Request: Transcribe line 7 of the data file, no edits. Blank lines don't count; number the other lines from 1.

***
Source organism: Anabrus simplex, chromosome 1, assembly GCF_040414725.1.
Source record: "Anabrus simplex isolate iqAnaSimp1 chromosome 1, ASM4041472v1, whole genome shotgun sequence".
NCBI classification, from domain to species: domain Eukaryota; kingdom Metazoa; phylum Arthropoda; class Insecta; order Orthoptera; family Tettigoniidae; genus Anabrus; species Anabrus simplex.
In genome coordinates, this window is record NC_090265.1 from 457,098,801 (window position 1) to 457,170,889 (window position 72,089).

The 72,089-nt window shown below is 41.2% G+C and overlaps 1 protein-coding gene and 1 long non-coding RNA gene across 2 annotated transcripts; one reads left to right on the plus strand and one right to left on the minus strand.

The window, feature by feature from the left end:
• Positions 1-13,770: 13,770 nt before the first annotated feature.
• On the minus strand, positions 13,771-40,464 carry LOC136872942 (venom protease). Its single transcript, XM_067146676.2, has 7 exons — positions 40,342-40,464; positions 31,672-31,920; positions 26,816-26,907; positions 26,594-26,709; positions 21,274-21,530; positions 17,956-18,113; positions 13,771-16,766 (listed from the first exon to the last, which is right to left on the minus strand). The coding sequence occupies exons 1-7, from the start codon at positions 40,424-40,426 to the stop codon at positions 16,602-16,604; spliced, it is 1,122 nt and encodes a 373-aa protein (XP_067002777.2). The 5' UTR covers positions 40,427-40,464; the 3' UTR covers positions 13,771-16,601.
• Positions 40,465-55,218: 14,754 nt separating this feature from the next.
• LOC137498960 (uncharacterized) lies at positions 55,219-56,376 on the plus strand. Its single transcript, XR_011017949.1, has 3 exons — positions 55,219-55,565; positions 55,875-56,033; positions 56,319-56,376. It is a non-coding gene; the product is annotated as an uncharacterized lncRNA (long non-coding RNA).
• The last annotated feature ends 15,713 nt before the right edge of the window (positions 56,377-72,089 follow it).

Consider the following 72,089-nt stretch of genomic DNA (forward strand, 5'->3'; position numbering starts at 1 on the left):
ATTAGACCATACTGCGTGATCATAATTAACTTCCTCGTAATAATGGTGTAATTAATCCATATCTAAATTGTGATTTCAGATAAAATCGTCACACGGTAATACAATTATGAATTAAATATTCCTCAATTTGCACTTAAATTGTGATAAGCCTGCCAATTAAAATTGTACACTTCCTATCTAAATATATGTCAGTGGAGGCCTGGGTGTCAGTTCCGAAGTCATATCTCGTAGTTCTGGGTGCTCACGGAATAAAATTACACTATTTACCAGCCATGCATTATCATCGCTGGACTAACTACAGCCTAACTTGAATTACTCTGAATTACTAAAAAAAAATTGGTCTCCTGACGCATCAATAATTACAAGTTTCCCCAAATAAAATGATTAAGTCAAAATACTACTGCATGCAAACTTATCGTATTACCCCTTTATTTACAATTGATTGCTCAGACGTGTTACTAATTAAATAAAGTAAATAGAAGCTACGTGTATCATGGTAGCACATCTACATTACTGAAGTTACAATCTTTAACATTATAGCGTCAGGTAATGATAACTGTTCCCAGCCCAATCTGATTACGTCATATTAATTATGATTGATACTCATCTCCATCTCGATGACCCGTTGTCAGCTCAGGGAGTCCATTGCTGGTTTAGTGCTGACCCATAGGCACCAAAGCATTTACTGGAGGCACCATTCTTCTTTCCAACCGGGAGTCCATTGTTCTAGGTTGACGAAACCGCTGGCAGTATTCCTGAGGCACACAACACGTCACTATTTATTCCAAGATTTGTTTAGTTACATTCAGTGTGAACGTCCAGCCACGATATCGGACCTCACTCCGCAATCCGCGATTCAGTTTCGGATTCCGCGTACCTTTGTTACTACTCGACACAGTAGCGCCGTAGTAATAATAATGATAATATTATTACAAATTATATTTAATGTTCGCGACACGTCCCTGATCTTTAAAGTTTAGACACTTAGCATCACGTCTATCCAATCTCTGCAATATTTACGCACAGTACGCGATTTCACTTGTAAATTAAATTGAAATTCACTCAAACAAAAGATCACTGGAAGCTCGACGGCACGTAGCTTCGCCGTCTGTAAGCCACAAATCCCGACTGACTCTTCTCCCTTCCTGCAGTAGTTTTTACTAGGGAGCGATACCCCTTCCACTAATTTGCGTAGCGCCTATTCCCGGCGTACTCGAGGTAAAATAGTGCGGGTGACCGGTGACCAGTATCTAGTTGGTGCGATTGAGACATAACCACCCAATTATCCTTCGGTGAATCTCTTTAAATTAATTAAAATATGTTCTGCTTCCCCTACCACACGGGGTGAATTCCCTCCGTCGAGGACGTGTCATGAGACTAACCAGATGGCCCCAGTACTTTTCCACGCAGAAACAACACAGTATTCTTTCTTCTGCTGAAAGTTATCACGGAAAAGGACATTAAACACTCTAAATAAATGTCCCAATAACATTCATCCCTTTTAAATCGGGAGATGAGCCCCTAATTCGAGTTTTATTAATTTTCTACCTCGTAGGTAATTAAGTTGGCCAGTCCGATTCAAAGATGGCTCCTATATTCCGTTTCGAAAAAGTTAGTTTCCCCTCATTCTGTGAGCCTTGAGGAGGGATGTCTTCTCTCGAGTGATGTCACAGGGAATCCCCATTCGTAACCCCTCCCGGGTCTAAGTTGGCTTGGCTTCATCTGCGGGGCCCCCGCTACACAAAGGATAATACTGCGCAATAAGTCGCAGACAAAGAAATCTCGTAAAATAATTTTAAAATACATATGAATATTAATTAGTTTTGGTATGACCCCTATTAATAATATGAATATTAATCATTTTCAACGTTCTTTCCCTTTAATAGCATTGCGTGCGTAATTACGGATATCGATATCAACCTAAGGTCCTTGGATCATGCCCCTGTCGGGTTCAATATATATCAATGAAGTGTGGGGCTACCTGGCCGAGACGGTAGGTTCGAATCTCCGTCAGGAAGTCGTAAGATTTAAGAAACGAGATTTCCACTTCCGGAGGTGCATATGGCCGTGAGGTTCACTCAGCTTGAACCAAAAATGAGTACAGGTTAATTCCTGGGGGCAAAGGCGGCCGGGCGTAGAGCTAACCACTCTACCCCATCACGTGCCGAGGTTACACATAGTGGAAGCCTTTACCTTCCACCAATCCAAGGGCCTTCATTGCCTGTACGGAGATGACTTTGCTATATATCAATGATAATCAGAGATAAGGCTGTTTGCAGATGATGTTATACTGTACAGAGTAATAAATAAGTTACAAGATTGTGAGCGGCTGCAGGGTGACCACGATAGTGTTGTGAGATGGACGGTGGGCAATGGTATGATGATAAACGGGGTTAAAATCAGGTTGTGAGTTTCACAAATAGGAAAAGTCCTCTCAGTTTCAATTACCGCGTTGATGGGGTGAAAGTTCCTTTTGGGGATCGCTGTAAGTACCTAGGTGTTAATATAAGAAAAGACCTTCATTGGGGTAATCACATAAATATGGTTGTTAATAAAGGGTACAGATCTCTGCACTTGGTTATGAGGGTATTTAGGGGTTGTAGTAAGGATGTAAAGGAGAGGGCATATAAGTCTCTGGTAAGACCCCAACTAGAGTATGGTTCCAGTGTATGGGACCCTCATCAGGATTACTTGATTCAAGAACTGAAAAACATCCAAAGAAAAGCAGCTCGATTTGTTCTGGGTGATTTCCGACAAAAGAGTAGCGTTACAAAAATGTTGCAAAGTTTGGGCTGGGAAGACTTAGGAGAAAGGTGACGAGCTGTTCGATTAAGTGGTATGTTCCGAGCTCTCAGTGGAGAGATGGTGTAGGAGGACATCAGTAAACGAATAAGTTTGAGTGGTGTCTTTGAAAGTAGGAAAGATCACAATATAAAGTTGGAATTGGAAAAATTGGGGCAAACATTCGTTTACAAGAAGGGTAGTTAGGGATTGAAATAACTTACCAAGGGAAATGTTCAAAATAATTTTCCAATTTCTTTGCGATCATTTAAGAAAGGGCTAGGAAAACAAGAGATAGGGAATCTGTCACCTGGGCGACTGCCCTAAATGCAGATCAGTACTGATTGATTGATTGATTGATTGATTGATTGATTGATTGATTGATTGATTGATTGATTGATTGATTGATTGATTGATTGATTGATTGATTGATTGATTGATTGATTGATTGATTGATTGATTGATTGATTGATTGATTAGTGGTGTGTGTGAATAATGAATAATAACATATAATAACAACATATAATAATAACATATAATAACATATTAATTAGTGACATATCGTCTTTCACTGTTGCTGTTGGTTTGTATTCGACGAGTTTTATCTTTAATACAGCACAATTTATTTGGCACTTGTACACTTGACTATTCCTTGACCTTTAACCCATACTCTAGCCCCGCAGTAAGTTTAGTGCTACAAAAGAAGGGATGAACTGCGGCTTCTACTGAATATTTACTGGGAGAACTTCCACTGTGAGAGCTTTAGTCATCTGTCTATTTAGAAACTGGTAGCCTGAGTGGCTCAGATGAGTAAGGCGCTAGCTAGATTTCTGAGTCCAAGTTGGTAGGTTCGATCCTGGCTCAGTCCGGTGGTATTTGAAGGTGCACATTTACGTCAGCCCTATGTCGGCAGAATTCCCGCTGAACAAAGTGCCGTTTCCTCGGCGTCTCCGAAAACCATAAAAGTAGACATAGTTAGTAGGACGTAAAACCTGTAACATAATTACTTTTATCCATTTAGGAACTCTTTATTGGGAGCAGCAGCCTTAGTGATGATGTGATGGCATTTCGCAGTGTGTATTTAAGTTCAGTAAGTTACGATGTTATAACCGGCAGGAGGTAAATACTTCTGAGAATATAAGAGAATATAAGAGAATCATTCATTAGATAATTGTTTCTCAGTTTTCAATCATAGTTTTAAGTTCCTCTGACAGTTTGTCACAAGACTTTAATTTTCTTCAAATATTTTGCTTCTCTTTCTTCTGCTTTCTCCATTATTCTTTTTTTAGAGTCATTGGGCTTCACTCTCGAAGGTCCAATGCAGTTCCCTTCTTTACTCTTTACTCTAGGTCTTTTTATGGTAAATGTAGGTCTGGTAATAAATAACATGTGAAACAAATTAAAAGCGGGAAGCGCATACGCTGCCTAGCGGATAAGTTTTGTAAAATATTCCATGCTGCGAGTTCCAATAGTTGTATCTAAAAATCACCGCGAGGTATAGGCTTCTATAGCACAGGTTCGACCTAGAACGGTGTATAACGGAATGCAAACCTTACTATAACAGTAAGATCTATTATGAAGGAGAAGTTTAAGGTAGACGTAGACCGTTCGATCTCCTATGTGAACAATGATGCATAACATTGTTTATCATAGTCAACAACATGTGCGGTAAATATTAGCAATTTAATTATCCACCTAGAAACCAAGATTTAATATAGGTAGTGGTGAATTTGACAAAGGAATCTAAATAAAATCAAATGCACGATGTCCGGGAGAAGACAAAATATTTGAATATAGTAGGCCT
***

• Positions 1-13,770: 13,770 nt before the first annotated feature.